Getting Richer All the Time?
It seems to be a fact of our modern economies that the next generation is better off than the previous one. This wasn't the case for the most of human history, with humans trapped in the Malthusian trap. Nearly 85 years ago, J. M. Keynes wrote The Economic Possibilities for Our Grandchildren and predicted huge changes in our economic fortunes. He was right. In this essay, Daron Acemoglu discusses the 10 most important economic trends over the past 100 years, which have contributed to our ever-growing prosperity.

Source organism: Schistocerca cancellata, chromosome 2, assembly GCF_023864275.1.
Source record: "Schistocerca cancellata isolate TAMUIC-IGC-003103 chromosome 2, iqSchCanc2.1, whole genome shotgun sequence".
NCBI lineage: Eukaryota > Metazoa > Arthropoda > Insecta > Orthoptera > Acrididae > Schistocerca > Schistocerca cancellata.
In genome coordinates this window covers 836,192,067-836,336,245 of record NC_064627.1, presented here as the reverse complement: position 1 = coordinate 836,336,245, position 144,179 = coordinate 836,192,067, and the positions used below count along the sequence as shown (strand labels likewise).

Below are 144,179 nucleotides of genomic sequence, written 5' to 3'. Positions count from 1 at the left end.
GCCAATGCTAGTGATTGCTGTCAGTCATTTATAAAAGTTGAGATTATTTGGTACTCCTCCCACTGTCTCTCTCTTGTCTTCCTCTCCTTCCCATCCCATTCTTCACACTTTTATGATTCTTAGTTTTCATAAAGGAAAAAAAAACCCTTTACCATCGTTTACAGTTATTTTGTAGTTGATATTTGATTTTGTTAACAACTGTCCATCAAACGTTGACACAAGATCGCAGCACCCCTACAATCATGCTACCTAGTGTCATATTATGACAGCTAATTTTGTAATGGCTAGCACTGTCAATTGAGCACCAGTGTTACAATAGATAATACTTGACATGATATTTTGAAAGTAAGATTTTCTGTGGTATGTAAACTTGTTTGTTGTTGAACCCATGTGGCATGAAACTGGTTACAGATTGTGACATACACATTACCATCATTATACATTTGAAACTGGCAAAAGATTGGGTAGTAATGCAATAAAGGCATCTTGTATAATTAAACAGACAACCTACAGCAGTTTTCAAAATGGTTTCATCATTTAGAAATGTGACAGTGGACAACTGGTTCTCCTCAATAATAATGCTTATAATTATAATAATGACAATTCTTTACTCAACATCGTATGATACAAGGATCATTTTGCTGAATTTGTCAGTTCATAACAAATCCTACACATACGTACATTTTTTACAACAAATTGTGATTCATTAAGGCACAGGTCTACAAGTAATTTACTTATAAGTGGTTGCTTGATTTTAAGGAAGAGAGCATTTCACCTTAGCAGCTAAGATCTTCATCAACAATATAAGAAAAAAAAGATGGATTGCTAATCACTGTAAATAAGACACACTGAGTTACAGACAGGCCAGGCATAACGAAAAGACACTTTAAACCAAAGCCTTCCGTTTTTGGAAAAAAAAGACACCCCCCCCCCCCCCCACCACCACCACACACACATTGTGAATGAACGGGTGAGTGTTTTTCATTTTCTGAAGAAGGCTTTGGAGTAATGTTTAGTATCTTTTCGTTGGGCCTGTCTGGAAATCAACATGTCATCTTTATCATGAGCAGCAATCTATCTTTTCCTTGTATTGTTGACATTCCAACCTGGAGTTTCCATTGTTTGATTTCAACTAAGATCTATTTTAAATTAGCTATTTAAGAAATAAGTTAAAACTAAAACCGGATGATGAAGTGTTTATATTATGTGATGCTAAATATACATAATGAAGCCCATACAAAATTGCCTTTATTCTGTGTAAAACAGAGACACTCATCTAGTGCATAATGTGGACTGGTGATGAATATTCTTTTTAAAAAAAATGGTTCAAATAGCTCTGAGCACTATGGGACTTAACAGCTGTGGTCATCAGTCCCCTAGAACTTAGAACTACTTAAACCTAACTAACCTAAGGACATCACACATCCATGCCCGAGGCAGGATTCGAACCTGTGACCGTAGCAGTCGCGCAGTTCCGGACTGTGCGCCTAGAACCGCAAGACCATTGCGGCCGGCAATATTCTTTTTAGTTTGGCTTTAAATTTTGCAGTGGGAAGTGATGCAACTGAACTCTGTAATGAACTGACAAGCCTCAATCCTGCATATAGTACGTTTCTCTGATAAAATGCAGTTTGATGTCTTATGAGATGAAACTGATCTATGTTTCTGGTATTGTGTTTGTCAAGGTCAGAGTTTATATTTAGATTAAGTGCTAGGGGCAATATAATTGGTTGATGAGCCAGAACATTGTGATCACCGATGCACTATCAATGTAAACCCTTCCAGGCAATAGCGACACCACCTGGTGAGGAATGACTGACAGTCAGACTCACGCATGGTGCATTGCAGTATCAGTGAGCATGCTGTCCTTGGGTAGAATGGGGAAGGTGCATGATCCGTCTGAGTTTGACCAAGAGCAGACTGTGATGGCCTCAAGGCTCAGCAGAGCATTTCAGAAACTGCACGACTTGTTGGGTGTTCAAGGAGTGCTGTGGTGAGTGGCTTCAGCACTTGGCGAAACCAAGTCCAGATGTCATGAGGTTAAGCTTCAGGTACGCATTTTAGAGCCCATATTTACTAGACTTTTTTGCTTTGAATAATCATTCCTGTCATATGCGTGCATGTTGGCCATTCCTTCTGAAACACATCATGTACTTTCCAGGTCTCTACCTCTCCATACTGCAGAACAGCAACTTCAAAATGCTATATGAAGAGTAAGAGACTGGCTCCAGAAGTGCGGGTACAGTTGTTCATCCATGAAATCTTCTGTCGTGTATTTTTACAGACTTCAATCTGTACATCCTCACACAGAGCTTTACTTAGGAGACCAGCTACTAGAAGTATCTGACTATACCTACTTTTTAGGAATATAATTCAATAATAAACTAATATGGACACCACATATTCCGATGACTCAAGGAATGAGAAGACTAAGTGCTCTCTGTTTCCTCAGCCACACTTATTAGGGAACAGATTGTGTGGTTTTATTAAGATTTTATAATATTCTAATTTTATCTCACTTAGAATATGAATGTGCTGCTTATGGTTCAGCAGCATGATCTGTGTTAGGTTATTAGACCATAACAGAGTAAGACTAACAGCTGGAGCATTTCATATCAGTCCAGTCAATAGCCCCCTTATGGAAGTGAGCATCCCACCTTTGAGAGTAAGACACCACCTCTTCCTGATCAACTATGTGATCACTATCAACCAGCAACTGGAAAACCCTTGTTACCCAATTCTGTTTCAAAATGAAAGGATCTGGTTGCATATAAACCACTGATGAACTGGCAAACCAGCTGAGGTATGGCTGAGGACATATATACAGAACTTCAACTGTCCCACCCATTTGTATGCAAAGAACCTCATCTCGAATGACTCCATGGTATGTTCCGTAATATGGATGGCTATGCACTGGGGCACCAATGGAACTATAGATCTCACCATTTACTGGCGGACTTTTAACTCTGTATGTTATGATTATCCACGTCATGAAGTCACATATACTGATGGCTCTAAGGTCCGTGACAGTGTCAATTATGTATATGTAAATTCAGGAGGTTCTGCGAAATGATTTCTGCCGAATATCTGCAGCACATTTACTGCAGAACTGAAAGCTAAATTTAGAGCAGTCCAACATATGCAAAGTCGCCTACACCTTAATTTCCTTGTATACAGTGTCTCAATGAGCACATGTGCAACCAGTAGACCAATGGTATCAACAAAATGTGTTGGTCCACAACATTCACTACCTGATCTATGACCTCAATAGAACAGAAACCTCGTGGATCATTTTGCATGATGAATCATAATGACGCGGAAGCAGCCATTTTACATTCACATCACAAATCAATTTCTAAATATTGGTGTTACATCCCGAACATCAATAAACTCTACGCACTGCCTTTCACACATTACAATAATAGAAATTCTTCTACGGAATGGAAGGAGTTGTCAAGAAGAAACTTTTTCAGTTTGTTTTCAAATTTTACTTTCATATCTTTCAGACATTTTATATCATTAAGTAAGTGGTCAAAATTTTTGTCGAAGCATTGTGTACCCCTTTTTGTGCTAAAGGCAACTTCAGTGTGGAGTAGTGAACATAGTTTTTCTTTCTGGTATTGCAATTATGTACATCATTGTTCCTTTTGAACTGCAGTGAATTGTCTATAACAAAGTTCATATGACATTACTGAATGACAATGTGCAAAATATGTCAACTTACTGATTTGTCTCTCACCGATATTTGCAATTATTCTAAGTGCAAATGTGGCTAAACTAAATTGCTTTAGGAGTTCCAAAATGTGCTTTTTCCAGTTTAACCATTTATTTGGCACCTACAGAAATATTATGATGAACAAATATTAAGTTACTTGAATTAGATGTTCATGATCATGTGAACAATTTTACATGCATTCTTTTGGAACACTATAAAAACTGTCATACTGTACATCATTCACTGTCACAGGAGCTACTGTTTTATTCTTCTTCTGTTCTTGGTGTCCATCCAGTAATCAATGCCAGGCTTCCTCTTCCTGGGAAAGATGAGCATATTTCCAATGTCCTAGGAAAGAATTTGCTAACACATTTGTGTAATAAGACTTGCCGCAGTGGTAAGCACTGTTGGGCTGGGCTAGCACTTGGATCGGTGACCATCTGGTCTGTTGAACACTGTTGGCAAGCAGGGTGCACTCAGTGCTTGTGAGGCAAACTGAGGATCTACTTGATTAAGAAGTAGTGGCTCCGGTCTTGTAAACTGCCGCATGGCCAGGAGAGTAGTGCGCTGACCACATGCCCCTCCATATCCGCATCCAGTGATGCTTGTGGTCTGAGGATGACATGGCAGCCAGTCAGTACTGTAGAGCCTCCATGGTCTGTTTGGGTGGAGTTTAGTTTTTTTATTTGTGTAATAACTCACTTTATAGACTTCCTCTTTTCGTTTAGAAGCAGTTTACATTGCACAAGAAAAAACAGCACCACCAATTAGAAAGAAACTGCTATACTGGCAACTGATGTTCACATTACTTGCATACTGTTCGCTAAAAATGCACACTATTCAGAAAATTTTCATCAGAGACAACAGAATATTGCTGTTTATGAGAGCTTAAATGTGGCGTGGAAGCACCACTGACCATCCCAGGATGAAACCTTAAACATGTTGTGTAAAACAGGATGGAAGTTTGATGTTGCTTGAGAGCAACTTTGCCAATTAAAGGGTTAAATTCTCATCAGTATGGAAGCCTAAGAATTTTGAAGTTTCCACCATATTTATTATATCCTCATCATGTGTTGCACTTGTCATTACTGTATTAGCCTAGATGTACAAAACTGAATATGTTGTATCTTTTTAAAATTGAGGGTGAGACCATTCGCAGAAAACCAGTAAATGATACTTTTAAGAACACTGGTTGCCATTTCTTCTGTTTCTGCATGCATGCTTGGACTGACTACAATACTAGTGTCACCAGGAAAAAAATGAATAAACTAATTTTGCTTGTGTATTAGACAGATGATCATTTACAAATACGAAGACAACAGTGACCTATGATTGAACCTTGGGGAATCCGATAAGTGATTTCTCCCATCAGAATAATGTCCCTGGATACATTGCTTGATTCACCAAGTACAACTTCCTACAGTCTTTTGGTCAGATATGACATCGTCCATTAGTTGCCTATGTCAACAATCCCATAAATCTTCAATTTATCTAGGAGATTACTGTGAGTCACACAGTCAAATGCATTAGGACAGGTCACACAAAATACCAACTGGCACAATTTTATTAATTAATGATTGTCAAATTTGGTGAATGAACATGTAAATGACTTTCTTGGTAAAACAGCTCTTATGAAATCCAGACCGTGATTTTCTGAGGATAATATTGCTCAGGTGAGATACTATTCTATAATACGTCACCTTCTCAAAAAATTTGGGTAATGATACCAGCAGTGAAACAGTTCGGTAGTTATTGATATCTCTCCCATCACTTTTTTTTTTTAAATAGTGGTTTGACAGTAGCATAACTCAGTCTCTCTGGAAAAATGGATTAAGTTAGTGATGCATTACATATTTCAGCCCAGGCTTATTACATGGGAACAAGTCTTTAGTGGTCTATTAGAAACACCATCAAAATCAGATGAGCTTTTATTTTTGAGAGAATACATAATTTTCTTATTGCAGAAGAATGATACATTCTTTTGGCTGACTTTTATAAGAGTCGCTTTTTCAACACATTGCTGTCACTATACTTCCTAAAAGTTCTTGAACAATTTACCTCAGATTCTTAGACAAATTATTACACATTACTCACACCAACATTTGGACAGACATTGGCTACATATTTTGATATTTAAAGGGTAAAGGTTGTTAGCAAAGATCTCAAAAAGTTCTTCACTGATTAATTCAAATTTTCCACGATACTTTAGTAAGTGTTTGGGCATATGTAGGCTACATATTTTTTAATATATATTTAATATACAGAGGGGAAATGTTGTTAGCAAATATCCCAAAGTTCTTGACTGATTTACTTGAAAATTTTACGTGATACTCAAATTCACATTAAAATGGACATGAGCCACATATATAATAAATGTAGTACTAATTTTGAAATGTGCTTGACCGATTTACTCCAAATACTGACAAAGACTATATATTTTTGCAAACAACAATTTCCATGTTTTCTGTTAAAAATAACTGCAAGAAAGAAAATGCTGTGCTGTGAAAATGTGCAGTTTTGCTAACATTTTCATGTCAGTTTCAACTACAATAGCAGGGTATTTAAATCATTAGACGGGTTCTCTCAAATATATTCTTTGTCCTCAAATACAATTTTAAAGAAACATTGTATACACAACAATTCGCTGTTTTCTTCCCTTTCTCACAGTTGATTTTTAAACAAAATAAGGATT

However, will my six-year-old son and potential grandchildren live in a more prosperous world or have living standards plateaued? According to Kenneth Rogoff in this op-ed, there are four formidable challenges to future increases in living standards: (a) externalities such as global warming and fresh-water depletion; (b) inequality; (c) ageing populations; and (d) regulation of rapidly evolving technologies by ill-equipped governments.